Online Food Delivery: Technology Trends
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Online Food Delivery: Technology Trends

By GlobalData Thematic Research 28 Apr 2021 (Last Updated April 28th, 2021 07:09)

Technology is the key to a successful online food delivery service and is needed during the various stages of the order and delivery process.

Online Food Delivery: Technology Trends
Credits: Balifilm/ Shutterstock.com

Technology is a key part of a successful online food delivery service. It is needed during the various stages of the order and delivery process. The food delivery platform can be built by companies in-house or they can use a third-party service.

Technology Trends

Listed below are the key technology trends impacting online food delivery, as identified by GlobalData.

Artificial intelligence (AI) and machine learning (ML)

AI and ML help online food delivery businesses enhance their customer experiences via the use of chatbots. Chatbots allow food delivery firms to keep in touch with their customers and answer their questions in a timely manner, thus retaining loyalty, boosting customer relationship, and driving sales.

Furthermore, AI and ML enable food delivery companies to better analyse various aspects of the business such as the impact of market trends on consumption patterns, thus helping companies understand their customers’ behaviour better, and offer more personalised services.

Moreover, ML assists companies offering online food delivery in collecting real-time data about traffic, thus reducing or providing an accurate estimation of the delivery time. ML can also predict the impact of delivery time and temperature on the food quality, therefore reducing food wastage.

Conversational platforms

Voice-activated shopping uses a natural-language voice query to shop for products on a freestanding device or smartphone. The concept uses voice or speech recognition software embedded in a device to offer audio responses to verbal questions and execute searches. Devices like the Amazon Echo or Amazon Dot – which run voice-recognition software like Amazon’s Alexa, which learns as it goes (using AI) – have made voice-activated shopping possible.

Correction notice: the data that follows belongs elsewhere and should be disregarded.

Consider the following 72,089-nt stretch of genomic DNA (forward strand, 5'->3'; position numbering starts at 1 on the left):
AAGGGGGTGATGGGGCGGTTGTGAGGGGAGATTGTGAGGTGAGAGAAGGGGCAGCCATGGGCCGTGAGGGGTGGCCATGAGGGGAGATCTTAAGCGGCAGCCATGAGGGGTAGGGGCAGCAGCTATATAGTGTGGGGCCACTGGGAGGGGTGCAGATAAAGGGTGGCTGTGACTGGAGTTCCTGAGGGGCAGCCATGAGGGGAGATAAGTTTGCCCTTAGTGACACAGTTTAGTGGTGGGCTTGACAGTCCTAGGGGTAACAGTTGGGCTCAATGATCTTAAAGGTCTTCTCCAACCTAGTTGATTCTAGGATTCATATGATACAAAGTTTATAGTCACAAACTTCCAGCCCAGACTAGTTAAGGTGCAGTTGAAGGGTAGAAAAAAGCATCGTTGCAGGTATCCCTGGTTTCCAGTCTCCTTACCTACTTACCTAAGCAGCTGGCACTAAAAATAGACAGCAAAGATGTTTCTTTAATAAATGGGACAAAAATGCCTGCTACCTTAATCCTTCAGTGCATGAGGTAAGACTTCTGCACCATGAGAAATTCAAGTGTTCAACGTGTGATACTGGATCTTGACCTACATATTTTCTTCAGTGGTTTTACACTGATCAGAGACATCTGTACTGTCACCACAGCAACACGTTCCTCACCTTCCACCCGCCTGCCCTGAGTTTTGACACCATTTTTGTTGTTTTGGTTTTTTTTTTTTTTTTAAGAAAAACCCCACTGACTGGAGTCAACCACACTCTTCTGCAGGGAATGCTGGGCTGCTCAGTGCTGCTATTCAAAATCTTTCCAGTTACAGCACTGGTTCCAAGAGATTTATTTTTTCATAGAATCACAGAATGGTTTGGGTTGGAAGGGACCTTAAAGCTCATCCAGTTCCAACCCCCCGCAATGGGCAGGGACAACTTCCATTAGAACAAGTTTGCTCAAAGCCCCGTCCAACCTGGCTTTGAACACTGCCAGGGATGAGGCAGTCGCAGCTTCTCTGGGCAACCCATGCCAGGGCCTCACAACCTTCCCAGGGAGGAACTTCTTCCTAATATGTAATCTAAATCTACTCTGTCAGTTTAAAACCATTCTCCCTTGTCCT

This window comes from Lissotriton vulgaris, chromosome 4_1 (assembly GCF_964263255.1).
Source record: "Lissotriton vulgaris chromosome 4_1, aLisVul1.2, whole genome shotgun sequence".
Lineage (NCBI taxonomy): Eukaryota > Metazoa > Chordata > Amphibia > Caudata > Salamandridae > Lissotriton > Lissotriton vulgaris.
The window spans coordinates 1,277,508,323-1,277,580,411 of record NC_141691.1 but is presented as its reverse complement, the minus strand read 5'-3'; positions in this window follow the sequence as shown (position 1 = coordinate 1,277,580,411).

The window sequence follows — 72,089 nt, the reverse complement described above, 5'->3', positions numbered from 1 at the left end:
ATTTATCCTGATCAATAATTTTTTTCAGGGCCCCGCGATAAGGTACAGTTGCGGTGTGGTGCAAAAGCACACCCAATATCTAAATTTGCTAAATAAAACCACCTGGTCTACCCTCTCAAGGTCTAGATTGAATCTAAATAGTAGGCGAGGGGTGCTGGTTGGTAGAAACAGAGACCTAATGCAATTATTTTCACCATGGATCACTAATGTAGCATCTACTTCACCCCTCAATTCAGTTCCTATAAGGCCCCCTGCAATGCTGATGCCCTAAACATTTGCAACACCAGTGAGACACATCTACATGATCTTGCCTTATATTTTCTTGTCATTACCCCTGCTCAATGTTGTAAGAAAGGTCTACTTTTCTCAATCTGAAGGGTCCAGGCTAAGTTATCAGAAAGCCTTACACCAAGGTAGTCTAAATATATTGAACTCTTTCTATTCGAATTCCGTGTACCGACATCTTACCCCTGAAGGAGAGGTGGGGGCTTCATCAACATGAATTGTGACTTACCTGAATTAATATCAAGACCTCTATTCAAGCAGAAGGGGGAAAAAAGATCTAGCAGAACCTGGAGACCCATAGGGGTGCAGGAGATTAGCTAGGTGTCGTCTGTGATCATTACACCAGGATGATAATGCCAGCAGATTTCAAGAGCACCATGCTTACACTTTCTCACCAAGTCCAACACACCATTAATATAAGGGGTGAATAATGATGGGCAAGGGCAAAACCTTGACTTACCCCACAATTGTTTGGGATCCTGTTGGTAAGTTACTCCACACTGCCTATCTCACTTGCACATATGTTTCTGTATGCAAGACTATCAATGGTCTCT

FMCG, foodservice, or retail companies are embracing voice-activated food ordering in order to attract younger generations or tech-savvy consumers seeking convenience. According to GlobalData’s 2018 Q4 global consumer survey, 45% of global consumers think that digital assistants such as Siri and Alexa will have a positive impact on society in the future. Examples of companies exploiting voice-activation technology to offer seamless online food delivery experiences include Wingstop3 and Domino’s.

Digital transactions

Digital transactions are becoming more and more popular. They are particularly relevant during the Covid-19 pandemic, as consumers are trying to avoid cash payments, due to fears of infection spread. According to GlobalData’s Covid-19 Recovery tracker survey – Week 9, 56% of global consumers somewhat or strongly agree that they will pay for products or services only with cards or using their mobile phone, instead of cash, as a result of Covid-19. Therefore, companies must invest in online payment methods that are user friendly, quick, and secure, which can offer consumers the convenience that they need.

Drone delivery

Drones, also known as unmanned aerial vehicles (UAVs) or unmanned aircraft systems (UASs), are autonomous flying vehicles that use various and often complex technologies, which help them have a wide range of capabilities. Drones are either remotely controlled by humans or are operated by an onboard computer. Various restaurants and food and beverage companies have come to recognise the disruptive potential drones have. Therefore, they have begun experimenting with drone delivery.

The Nevada-based Flirtey is one of the few companies trying out various consumer products drone deliveries. It was also the first company to obtain Federal Aviation Administration (FAA) approval to use drones to deliver products in the US in 2015. American pizza restaurant chain Domino’s partnered with Flirtey in 2016 to test drone-based pizza delivery. After a number of test flights, Domino successfully delivered two pizzas to a couple’s home in Whangaparaoa, New Zealand, using a delivery drone made of carbon fibre and aluminium.

In Iceland’s capital Reykjavik, consumers can order food and other items that can be then dropped by drones in their backyard. Aha, an e-commerce firm in Iceland, partnered with the Israeli drone company Flytrex and launched a drone delivery service in the summer of 2017. Since then, numerous items from hamburgers and California rolls to waffle-makers have been transported to Icelanders.

Food delivery robots

According to GlobalData’s 2018 Q4 global consumer survey, almost half of global respondents think that robotics will have a positive impact on society in the future. Robots have a big role in offering contactless deliveries and minimal human interaction during pandemic times, thus decreasing the spread of viruses. Food delivery companies can therefore invest in using robots in their supply chain and offer contactless delivery with a nominal risk of spread infection. For example, Postmates delivery robots have helped in delivering food in Los Angeles since the start of the Covid-19 pandemic.

This is an edited extract from the Online Food Delivery – Technology Trends report produced by GlobalData Thematic Research.

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